Earlier this week, nine major global retailers, including Amazon and Ikea, announced that they will aim for a net-zero carbon footprint for their shipping vessels by the year 2040.
This is an unambiguous proclamation from the retail industry, but it’s a mindset that’s fully in line with much of the shipbuilding industry, which has been scrambling to find a new benchmark power source to replace marine diesel.
For those having trouble reading the writing on the wall, what we’re looking at is nothing short of an energy revolution.
Heavy shipping is among the world’s biggest producers of carbon dioxide. If the sector were its own nation, it would rank sixth in the world for annual tonnage of CO2 added to our atmosphere.
With this week’s announcement, Amazon, Ikea, Unilever, Patagonia, and Inditex are now unified with their partners in the shipping industry in working toward the zero-carbon-footprint goal.
The Biggest Consolidated Effort Since WWII
When measuring the market capitalizations of the various firms and institutions now allied in this goal, today’s push for decarbonization represents the single biggest consolidated effort humanity has put forth toward any goal since the end of World War II.
But where is this all going? Where is all of this money and manpower and research taking us?
If you’ve been following my Thursday Wealth Daily articles for the last several months, you already know the answer: ammonia fuel.
It’s not a new thing. Over 50 years ago, ammonia fuel powered NASA’s X-15 rocket plane to speed and altitude records that still stand today.
But its power isn’t why it’s so important.
Carbon-neutral on combustion and usable inside existing ICE engine blocks, ammonia fuel represents the best of all worlds for a number of industries outside of the maritime sphere.
Ammonia implemented in personal and commercial transportation could end our reliance on fossil fuels without the need for massive infrastructural overhauls like the kind that will be necessary to make a complete switch to electric vehicles.
No charging stations. No issues with slow charging or limited range. Simply retrofit your existing car, fill up with ammonia fuel at an existing filling station, and you’re good to go.
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Is This Elon Musk’s True Nightmare?
Your car will run just fine, and the exhaust, once condensed, will be nothing but water and some nitrogen.
Granted, the solution I just described above isn’t exactly pleasant for everyone. People like Tesla CEO Elon Musk, for example, who stands to lose over $150 billion if this fuel were to suddenly yank the rug out from under his plans for a lithium-ion-powered future.
But those are just sacrifices that the world will likely have to make. If you look at history, the fact that the shipping industry is already heavily involved in ammonia is more than just an indicator. It’s a giant flag waving in the wind.
Since the dawn of the industrial era, maritime propulsion has always been on the very forefront of technological innovation. From coal power in the early 19th century, to diesel, to diesel-electric, to nuclear power in the post-WWII era, shipping has set the pace and the trends.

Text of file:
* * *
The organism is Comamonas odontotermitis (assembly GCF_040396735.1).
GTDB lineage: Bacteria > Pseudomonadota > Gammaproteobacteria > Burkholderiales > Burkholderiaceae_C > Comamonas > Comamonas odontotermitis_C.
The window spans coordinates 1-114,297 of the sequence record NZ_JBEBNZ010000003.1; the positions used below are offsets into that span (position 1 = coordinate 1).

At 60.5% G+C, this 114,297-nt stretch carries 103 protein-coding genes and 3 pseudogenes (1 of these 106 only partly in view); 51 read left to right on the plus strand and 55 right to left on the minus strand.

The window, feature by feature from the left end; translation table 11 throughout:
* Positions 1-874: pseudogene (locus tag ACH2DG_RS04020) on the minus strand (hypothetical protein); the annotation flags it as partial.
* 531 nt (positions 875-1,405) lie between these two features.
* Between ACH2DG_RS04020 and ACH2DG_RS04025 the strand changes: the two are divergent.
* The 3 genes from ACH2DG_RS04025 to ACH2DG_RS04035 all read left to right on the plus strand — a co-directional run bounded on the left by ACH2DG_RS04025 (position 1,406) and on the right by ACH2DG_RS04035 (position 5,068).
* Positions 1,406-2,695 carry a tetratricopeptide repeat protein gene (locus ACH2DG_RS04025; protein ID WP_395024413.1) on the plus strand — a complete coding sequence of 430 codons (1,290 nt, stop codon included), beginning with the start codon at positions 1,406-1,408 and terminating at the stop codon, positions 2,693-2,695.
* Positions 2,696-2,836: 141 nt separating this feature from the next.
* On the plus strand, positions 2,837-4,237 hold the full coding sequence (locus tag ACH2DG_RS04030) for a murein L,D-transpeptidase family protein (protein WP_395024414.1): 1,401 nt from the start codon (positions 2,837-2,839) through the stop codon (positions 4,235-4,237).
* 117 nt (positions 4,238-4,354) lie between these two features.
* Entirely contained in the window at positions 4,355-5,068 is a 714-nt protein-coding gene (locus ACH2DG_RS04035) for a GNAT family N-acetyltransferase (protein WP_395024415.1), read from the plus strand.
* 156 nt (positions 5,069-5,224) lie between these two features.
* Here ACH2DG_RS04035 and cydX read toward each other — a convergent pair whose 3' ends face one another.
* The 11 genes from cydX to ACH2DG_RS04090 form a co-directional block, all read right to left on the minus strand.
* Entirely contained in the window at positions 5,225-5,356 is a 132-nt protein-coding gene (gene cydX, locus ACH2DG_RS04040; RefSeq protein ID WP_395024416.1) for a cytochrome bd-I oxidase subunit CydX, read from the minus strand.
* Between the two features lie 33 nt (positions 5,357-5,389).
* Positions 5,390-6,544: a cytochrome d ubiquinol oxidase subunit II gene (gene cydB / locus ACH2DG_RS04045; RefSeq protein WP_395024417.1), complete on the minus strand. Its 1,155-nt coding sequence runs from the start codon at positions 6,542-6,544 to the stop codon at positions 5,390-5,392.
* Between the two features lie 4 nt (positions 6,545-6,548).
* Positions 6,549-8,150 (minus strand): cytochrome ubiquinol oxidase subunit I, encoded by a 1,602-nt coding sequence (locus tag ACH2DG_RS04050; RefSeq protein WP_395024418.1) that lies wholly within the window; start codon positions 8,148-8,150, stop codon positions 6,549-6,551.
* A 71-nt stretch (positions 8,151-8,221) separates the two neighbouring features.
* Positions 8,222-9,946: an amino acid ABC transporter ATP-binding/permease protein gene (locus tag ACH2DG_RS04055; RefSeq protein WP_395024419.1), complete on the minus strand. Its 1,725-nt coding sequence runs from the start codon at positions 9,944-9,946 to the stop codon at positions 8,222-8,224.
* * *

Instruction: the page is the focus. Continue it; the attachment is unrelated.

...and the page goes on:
The fact that ammonia fuel is now the heir apparent for the heavy shipping sector is a good sign that it will be even more relevant in the consumer market.
For profit-seeking, risk-comfortable investors, that leaves one major question: What’s the best way to play this trend?
Well, you already know many of the big names involved from the shipping side. Major global brands like Maersk and Mitsubishi have long since announced their involvement in ammonia research and testing.
To Find the Real Riches… You Have to Dig Deep
But major companies like that aren’t going to watch their stocks fly into the stratosphere off this revolution. For that, you’ll need to find the early-stage, technology-focused firms whose whole business is ammonia.
I’m currently following one of the most prospective ammonia pure plays trading on the open markets today.
It’s a small, Toronto-based firm, whose ammonia production technology is currently in testing at the University of Ontario.
Their patented tech allows for cheap, clean ammonia production at a price competitive with fossil fuel. If all goes according to plan, it could be the magic bullet for the ammonia fuel industry.
There’s too much to tell you right here, right now, which is why I’ve put together a video presentation to tell the whole story.
This company has been a virtual secret for months now, but with the likes of Amazon and Ikea throwing their hats into the ammonia ring, the secret won’t stay secret for long.
Shares have been rising steadily for weeks now. But the big breakout is still ahead.
Don’t let another day pass. Watch my video right here, right now. No registration necessary.
Fortune favors the bold,
His flagship service, Microcap Insider, provides market-beating insights into some of the fastest moving, highest profit-potential companies available for public trading on the U.S. and Canadian exchanges. With more than 5 years of track record to back it up, Microcap Insider is the choice for the growth-minded investor. Alex contributes his thoughts and insights regularly to Energy and Capital. To learn more about Alex, click here.